This system allows control and choice...to go the content creators. One of the things that saddens me as a gamer in his late 30’s is this culture shift in the last decade or so towards entitlement on the part of the end user. And I don’t like the term entitlement because it’s overused and inherently negative but it fits here so bear with me. People buy games now and they expect modders to come up with cool alternatives to a game. PC gamers expect that modders will fix a games problems if the developers don’t do a proper job of it themselves. PC gamers expect that a modder will continue to work on their mod for months to years post release. And they expect that it will be available for them to consume at their leisure free of any obligation on their part and updated in perpetuity when problems arise. In a nutshell, they want someone else to do the work for them and provide customer service and troubleshooting for free...which doesn’t fly in any other industry but it’s a culture that’s rampant in gaming. Here’s the thing. A modder isn’t some mystery entity that just happens to do cool things. A modder is a human being with the same needs/wants/obligations as the person(s) playing the games and the mods. I don’t expect someone to come to my house and add a second kitchen for free, not even if I provide them will all of the tools and materials to do so. I have to pay them for the labor unless they choose to do me a favor. It’s their choice to set the price or lack thereof. But in gaming it’s expected for someone to add that new Kitchen to my sim’s house free of charge with the excuse often being that some of the assets and mod tools are already available. Sure they are, but the work has a value too. I don’t expect someone to swap out my car stereo for one with better sound for free. But in gaming, this type of change is expected for free. I don’t expect someone to change the lighting fixtures in my home to give me a better range or to paint my home so that the walls have better reflections for free. But in gaming, this is the expectation. It’s transitioned from a “nice to have” that we appreciated to something people expect and express outrage over if just maybe they might have to put a few coins in the person’s pocket who made it available for them. Outrage that they might have to...pay someone what they think their own work is worth. And I stress here, might have to because the decision is left in the hands of each modder. The excuse is made that it’s not “real” work or that it’s easy. Sure, but it’s real enough that they value the enjoyment it gives them and it’s hard enough or time consuming enough that someone else had to do it for them otherwise they would have done it themselves. It’s odd the lengths gamers, or people in general, will go to justify these kinds of things to themselves and it troubles me as a gamer when I see this attempt to minimize another’s efforts when the possibility of a monetary exchange is brought in. “Hey did you see that awesome Skyrim mod? I’ve been playing it nonstop for weeks!” turns into “It wasn’t that great, all the assets were already there so it was easy for them to make that mod. Why do they think it’s worth money?”
Creators can choose to make mods free, for a set price or a pay-what-you-want style donation.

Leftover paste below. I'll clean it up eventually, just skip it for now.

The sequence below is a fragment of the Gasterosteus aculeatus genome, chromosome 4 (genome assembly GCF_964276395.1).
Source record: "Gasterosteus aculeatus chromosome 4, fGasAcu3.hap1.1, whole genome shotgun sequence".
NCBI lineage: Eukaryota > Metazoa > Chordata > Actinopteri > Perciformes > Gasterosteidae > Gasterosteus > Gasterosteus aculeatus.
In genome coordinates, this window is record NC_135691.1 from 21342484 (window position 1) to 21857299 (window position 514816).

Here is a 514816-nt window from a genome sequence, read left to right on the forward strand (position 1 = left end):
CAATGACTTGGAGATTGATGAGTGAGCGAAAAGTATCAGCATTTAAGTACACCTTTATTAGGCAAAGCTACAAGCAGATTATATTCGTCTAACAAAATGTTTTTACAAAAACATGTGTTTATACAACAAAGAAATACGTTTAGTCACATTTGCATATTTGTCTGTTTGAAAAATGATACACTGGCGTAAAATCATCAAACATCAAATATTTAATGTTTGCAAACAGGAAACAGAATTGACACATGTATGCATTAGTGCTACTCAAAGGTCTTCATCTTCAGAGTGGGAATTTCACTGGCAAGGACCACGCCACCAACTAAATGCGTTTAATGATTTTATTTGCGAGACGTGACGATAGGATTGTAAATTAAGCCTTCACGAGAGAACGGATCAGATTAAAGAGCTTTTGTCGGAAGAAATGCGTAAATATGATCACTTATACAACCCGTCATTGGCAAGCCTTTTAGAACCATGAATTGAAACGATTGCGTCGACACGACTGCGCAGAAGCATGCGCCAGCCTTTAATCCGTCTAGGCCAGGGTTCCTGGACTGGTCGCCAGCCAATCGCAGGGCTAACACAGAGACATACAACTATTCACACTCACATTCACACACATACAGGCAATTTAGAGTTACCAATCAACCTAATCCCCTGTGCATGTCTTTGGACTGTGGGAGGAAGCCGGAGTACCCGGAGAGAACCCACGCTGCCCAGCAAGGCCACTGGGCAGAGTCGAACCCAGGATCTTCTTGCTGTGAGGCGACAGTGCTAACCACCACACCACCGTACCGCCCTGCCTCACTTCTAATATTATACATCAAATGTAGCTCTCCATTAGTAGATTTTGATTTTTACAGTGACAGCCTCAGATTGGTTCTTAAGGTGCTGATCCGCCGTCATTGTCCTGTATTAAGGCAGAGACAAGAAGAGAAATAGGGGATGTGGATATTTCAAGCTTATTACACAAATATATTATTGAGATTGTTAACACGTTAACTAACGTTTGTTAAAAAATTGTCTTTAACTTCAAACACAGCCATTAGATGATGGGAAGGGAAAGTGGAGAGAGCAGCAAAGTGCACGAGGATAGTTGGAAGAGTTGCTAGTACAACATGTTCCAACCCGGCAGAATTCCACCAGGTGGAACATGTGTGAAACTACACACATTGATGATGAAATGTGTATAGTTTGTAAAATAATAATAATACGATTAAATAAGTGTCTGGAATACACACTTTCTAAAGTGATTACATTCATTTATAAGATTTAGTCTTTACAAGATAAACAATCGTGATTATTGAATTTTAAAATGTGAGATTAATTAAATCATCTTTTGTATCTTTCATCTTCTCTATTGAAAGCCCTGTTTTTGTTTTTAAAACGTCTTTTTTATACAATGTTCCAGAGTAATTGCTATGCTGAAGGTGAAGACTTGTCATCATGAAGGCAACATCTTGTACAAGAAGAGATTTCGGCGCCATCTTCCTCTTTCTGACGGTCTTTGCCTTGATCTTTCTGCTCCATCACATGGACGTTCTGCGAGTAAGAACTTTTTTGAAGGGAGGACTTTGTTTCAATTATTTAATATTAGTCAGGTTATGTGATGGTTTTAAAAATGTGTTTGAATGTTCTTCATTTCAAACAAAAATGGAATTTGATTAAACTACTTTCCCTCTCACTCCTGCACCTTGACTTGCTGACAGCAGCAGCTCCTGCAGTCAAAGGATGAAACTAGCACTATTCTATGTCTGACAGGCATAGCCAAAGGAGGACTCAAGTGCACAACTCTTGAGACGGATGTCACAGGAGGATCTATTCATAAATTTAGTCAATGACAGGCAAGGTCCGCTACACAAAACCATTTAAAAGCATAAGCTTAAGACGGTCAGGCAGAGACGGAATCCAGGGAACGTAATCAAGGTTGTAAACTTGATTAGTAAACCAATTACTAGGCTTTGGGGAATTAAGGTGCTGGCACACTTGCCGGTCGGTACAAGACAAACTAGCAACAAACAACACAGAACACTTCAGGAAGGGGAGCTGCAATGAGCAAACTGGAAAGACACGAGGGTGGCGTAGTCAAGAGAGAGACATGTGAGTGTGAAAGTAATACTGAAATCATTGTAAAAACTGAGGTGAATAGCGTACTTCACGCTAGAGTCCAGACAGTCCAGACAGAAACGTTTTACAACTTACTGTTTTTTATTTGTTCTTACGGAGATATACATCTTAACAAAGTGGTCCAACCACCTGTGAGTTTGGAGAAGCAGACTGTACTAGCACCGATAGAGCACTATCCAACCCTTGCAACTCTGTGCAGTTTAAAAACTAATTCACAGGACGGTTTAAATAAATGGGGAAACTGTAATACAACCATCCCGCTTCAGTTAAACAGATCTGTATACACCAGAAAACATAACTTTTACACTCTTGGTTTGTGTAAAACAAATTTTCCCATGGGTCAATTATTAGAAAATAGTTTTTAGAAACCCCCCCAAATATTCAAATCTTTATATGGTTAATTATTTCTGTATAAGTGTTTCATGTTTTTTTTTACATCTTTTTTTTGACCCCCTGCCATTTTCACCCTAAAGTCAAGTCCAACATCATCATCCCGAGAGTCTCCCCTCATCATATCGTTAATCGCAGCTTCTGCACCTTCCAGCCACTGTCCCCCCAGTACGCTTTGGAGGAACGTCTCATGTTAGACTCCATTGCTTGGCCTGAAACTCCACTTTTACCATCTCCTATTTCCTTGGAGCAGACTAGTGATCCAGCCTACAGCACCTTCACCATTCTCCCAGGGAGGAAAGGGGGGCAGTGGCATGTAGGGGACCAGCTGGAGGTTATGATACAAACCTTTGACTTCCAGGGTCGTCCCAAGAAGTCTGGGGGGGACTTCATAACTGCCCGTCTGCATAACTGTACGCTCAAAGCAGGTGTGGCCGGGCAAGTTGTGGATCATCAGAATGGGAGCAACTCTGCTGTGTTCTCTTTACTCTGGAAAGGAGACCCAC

This system Valve put in place allows the people who actually put in the time to do the work to decide if they want compensation for the work and if so, how much they want for it.
...that’s good for Valve because they’ll get a cut of the money to continue to grow their business, improve/innovate Steam, maybe make some new games, etc.
...that’s good for the developers of the games in question because it’s my understanding they get a cut too which may incentivize more developers to allow modding and provide mod tools for their games.
...it’s good for the content creators because they can earn a little something (or a lot of something depending) for the time and effort they put into making other people’s gaming experience better as well as possibly making it easier for them to do so with more/better mod tools.
...it’s good for gamers because it will breed competition, which we all know tends to raise the level of quality, as well as possibly allowing proper mods to show up in more titles due to the aforementioned reasons above.
Of course, the whole thing could go pear shaped as well and implode if handled poorly by Valve so I’m strictly on a wait and see with this. As it stands right now, it’s a completely optional system for everyone involved. Developers/publishers get to decide if they want it in their games, modders get to decide if they want to make paid mods or free mods, and gamers get to decide if a mod is worth the price to them. In the end, it’s nothing but more choices and choice is always good...it’s the precise reason why people who prefer PC gaming tend to claim they prefer it. We choose our games, we choose our mods and we choose our hardware, so we choose our entire experience. Choice is good...except when the choice is someone else’s it seems.
Modular Combat indeed. The PC gaming community is currently going to war over these mod changes.
When choice is removed from this equation, I’ll grab my pitchfork and lead the charge. Until then, someone create a really cool mod and set your price and I’ll see if I think the price is agreeable, that’s how a market works. Gaming has been a market for decades and it’s about time all content creators got a chance to make something for their efforts if they deem it necessary.
What say you jurors? Think this new system will make the Steam Workshop a shop that’s worth the work? Or do you just want your free stuff regardless of what it could mean to someone else’s life? Let us know in the comments.
For more content on all things PC gaming, keep coming to Pixel Judge free of charge...for now. *insert sinister laugh mod here*